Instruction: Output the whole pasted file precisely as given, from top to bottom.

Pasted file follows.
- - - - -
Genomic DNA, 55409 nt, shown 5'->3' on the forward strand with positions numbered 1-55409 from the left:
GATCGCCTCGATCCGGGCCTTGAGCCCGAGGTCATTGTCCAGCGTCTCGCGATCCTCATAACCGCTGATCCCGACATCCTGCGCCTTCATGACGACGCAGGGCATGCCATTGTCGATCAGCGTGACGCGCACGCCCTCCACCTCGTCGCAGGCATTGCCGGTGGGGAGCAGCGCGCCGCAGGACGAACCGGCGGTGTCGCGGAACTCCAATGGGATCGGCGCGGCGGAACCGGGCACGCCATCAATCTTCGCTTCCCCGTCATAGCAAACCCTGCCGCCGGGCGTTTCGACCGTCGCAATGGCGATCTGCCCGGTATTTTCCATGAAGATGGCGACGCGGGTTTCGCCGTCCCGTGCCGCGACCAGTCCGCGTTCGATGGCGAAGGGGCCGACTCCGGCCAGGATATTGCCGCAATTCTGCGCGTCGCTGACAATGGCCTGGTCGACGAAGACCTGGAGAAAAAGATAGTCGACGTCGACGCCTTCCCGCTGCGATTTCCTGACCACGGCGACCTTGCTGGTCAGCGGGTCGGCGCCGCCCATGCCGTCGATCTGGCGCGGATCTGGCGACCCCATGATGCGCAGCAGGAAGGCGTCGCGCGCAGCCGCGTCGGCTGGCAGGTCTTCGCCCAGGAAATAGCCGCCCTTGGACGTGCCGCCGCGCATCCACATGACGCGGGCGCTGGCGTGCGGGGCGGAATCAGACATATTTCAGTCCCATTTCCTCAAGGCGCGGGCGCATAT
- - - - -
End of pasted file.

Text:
Genomic DNA, 55409 nt, shown 5'->3' on the forward strand with positions numbered 1-55409 from the left:
GATCGCCTCGATCCGGGCCTTGAGCCCGAGGTCATTGTCCAGCGTCTCGCGATCCTCATAACCGCTGATCCCGACATCCTGCGCCTTCATGACGACGCAGGGCATGCCATTGTCGATCAGCGTGACGCGCACGCCCTCCACCTCGTCGCAGGCATTGCCGGTGGGGAGCAGCGCGCCGCAGGACGAACCGGCGGTGTCGCGGAACTCCAATGGGATCGGCGCGGCGGAACCGGGCACGCCATCAATCTTCGCTTCCCCGTCATAGCAAACCCTGCCGCCGGGCGTTTCGACCGTCGCAATGGCGATCTGCCCGGTATTTTCCATGAAGATGGCGACGCGGGTTTCGCCGTCCCGTGCCGCGACCAGTCCGCGTTCGATGGCGAAGGGGCCGACTCCGGCCAGGATATTGCCGCAATTCTGCGCGTCGCTGACAATGGCCTGGTCGACGAAGACCTGGAGAAAAAGATAGTCGACGTCGACGCCTTCCCGCTGCGATTTCCTGACCACGGCGACCTTGCTGGTCAGCGGGTCGGCGCCGCCCATGCCGTCGATCTGGCGCGGATCTGGCGACCCCATGATGCGCAGCAGGAAGGCGTCGCGCGCAGCCGCGTCGGCTGGCAGGTCTTCGCCCAGGAAATAGCCGCCCTTGGACGTGCCGCCGCGCATCCACATGACGCGGGCGCTGGCGTGCGGGGCGGAATCAGACATATTTCAGTCCCATTTCCTCAAGGCGCGGGCGCATAT